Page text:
There are three ways to edit video: The oldest method required a knife and adhesive tape. From the 1960s to now, we’ve enjoyed electronic tape-to-tape editing, also known as linear editing. Now, we are witnessing the rise of digital nonlinear editing.
For much of Videomaker‘s 13-year history, we reported almost exclusively on linear editing. The term linear refers to the way video records in a line on tape. Once you record your video onto your tape, you can not go back and re-arrange it easily. You can not even change the length of a shot without having to re-edit all the shots that follow it.
Nonlinear editing, on the other hand, lets you add and delete sections of video easily, allowing you to re-edit a project without having to start from scratch.
With nonlinear editing, a hard disk stores the video. This differs from videotape in two important ways. First, locating scenes of video becomes very fast and easy. Finding shots on videotape requires much fast-forwarding or rewinding. Hard drive editing allows instant random access to any shot. Secondly, it allows for flexibility in manipulating the video project. For example, you can change the order of your shots and play them back from your hard drive in the new order instantly.
The most important thing to understand is that nonlinear editing makes editing simpler for the user. All nonlinear editing products use some sort of intuitive graphic user interface. Some use a timeline while others use a storyboard.
Those of you who have been reading this magazine for years know that we’ve been very upbeat about nonlinear editing. Admittedly, we may have been premature in our enthusiasm, not because what we have written was untrue but because of compatibility issues between the various computer components needed.
For clarity sake, we’ll break nonlinear video editing systems it into four subsets: appliances, turnkey systems, new constructions and retrofitted computers.
A video-editing appliance works right out of the box. DraCo’s Casablanca was the first noteworthy video-editing appliance, while Applied Magic’s Screenplay soon followed. Blossom’s PVA and Panasonic’s PV-DS1000 will both be available this Fall. Unlike personal computers, these appliances can be used only for video editing.
A turnkey nonlinear editor is a personal computer that a manufacturer designs with all of the hardware and software for digital nonlinear editing installed and ready to roll. The Apple G3 with Final Cut Pro and the Sony VAIO with Adobe Premiere LE are prime examples.
The video appliance and turnkey systems are reliable because the manufacturer tests and guarantees that all of the components (even though different companies may have manufactured different parts) work together.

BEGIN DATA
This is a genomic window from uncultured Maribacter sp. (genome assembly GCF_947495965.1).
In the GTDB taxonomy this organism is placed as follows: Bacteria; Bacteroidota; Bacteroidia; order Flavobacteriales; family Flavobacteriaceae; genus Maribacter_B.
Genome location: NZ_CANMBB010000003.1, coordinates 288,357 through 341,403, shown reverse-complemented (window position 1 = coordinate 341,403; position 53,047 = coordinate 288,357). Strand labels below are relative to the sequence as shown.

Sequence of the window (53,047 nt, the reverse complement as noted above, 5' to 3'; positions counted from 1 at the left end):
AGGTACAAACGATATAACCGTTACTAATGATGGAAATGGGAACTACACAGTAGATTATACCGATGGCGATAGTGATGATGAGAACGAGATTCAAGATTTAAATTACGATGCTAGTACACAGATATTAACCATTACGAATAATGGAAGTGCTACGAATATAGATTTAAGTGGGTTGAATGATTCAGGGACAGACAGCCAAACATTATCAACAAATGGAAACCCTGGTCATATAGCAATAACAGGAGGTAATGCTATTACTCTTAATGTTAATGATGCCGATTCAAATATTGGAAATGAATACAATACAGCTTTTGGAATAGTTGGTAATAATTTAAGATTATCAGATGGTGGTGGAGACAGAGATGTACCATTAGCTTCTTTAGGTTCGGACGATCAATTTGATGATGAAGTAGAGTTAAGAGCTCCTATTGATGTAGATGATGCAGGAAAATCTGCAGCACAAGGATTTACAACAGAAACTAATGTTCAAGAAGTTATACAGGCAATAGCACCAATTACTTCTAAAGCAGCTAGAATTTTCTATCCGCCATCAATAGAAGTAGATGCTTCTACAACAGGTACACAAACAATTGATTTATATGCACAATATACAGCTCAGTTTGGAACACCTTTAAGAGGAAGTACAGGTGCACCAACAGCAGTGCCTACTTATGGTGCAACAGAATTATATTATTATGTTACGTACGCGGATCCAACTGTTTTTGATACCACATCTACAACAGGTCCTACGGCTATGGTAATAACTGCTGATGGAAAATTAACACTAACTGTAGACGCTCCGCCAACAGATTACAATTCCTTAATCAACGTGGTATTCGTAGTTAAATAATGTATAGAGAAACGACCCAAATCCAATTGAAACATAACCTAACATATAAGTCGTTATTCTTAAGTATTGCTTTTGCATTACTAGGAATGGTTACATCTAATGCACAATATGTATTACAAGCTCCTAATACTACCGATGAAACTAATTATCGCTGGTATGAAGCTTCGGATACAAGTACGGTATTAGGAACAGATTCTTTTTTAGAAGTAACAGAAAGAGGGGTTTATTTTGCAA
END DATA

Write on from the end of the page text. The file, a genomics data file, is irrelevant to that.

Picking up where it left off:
The new construction and retrofit subsets differ from appliance and turnkey because you–the end user–will buy components manufactured by different companies and build one of these systems yourself.
New construction means all of the components are new. Typically, you or someone you contract assembles this type of system. The manufacturers, say, of digitizing cards, may have a list of compatible components for their products. If the person building the new PC does the proper research, new construction can be as reliable as a turnkey solution. He would avoid purchasing any parts, like VGA cards for instance, known to be incompatible with other necessary components. Unfortunately, most people don’t do the research.
A retrofit means you take a computer that you already own and add all the hardware and software necessary for digital nonlinear editing.
Most people want to use their existing hardware, like hard drive and VGA card but they fail to realize that nonlinear video editing often requires serious hardware upgrades to maximize speed and efficiency. For example, to retrofit your computer for nonlinear editing, you may need to add a SCSI controller, a SCSI hard drive, and you may need to replace your VGA card as well. Some of your new components may also have IRQ conflicts with your current components.
For most people, we don’t recommend retrofitting an old computer for video editing–there are simply too many potential system conflicts for the average person to deal with. Retrofitting is so challenging that most people fail to do it properly, get frustrated, and then conclude that nonlinear editing is substandard. This is the farthest thing from the truth. Nonlinear editing is extremely rewarding–once the proper hardware and software has been configured.